A universal memory that combines high speed and density with nonvolatility, and which is based on submicron magnetic elements, is currently being developed. In this article, I describe the principles of operation of magnetic random access memory (MRAM), highlight some of the technical challenges still remaining, and attempt to predict some of the innovations that may appear in future generations of the technology. MRAM is an emerging memory technology that is set to challenge virtually all of the currently established solid-state memories used in computing1 and 2. A hybrid between an electronic RAM chip and a hard disk drive, it uses magnetism to store digital information (as does the hard disk) but, like a RAM chip, is a solid-state device.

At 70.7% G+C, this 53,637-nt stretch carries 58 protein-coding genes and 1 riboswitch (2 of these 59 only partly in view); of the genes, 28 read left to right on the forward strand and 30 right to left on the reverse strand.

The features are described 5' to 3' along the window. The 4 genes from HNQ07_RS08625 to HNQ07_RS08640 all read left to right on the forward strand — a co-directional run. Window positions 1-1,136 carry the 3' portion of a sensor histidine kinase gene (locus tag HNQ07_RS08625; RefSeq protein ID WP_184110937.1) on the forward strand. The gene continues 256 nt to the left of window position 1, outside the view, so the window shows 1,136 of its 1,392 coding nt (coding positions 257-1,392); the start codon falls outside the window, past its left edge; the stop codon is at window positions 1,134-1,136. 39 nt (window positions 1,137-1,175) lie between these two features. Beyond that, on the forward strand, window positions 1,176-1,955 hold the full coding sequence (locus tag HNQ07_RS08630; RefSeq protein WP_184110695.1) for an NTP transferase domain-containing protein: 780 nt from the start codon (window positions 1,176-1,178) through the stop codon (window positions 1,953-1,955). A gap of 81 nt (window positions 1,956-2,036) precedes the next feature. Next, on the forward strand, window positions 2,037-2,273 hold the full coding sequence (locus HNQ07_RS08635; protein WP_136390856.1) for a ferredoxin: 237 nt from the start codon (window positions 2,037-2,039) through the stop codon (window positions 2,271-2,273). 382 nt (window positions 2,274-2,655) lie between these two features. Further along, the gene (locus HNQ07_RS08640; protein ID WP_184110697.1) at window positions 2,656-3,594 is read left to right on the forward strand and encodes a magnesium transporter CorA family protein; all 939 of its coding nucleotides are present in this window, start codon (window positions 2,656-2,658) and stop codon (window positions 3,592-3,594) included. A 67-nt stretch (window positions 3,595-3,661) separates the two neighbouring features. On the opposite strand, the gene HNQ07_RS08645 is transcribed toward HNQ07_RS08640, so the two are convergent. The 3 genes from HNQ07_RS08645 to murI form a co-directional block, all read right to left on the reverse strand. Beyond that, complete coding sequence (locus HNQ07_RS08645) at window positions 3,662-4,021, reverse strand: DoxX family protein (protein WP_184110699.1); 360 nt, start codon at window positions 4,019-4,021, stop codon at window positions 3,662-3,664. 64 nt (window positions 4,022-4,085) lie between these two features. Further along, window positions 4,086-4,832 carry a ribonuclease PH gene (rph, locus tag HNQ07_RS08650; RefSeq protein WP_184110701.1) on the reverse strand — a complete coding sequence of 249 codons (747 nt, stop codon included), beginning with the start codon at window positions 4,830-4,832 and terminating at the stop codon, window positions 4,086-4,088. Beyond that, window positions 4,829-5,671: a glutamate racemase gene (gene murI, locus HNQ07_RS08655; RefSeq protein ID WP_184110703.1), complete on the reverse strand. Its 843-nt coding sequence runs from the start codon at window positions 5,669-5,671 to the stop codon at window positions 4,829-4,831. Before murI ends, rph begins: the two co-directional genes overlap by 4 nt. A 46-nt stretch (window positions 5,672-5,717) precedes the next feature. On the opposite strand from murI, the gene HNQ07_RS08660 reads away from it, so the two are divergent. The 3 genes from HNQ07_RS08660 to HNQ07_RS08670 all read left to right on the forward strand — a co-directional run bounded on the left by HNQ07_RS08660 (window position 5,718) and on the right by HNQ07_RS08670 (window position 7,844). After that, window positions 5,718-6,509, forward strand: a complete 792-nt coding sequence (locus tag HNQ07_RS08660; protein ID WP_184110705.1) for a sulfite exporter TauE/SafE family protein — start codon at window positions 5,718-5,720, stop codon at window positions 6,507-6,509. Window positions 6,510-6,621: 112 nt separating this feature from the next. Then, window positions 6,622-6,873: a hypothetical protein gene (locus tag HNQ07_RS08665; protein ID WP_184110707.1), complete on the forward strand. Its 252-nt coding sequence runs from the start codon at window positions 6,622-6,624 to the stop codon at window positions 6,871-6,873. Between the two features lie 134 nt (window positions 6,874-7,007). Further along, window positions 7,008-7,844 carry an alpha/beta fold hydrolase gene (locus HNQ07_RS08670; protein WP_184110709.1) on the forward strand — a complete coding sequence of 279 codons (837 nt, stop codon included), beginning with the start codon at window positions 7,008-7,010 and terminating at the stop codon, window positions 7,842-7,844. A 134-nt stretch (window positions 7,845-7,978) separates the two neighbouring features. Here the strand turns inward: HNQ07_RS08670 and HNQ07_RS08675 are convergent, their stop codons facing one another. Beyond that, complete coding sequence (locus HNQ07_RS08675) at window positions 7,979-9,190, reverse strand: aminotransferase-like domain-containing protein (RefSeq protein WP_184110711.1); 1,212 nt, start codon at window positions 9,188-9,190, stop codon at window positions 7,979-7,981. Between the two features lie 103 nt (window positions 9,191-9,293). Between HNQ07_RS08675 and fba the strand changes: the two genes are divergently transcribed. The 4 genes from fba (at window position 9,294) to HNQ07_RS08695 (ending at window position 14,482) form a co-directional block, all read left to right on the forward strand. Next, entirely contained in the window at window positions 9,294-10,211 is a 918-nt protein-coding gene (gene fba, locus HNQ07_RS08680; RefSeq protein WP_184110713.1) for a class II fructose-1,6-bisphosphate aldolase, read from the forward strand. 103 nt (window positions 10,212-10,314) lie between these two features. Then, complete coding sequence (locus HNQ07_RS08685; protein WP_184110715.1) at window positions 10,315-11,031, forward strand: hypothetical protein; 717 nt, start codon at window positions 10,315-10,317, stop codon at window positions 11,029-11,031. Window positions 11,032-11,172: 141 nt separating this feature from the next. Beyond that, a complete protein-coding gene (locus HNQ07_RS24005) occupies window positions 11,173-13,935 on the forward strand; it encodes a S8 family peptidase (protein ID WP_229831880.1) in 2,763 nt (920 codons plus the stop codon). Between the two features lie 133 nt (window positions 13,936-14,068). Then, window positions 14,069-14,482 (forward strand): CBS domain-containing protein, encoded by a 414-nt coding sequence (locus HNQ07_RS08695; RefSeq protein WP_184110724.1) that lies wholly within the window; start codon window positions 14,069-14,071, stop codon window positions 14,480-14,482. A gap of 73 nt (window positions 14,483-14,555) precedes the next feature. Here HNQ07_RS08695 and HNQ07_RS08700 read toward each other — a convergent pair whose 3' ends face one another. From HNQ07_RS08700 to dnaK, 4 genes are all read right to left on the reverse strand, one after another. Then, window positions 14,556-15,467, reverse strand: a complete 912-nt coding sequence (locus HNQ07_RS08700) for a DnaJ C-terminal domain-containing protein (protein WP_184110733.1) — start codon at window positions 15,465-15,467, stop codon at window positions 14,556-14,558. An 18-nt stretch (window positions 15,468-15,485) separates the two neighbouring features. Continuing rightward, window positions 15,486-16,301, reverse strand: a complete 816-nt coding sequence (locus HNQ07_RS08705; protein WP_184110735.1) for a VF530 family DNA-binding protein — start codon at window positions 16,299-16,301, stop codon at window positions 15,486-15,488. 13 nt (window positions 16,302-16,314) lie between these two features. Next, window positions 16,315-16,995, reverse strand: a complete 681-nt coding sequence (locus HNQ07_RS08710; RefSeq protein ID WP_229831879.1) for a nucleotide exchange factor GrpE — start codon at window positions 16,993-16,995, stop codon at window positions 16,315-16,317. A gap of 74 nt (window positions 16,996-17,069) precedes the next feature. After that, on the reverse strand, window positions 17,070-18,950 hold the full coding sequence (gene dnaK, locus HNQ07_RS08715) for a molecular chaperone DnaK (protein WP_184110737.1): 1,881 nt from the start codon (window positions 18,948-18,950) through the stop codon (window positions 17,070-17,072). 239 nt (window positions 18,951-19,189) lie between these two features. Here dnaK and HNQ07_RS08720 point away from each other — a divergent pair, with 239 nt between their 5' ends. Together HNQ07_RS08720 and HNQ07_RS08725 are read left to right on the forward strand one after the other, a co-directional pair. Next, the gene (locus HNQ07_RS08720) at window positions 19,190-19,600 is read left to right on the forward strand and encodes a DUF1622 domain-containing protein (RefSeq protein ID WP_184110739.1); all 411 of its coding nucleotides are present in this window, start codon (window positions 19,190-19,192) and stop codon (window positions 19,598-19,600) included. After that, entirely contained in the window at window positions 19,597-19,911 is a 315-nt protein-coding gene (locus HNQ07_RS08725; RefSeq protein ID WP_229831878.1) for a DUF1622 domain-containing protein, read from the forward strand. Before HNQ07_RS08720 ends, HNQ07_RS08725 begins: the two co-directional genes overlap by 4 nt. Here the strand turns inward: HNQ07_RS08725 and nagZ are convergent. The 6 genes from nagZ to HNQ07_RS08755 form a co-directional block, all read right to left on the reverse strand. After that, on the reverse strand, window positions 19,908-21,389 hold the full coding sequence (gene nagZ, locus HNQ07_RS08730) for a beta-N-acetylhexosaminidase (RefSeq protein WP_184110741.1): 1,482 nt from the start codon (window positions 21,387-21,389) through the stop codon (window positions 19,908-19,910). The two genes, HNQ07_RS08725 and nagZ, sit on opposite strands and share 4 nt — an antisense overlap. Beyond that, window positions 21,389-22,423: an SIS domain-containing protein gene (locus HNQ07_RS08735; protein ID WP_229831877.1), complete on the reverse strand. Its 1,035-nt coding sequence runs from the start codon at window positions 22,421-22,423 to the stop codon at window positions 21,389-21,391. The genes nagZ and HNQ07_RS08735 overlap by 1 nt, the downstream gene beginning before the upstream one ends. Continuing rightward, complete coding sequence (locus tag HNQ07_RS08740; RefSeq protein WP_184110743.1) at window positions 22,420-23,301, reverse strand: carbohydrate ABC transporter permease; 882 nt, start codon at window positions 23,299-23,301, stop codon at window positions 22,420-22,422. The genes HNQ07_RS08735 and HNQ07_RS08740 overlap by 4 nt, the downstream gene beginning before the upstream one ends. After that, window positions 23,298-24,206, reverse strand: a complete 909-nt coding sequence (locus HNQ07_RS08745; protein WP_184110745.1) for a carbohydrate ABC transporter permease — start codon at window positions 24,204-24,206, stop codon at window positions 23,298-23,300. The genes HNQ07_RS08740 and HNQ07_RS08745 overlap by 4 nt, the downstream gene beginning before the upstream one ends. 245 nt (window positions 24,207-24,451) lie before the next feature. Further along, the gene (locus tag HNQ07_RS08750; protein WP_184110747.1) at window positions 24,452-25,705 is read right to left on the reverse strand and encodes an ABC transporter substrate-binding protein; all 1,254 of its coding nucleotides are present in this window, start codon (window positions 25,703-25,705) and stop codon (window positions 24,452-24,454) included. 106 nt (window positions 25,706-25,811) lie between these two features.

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DOI: 10.1016/S1369-7021(03)00730-2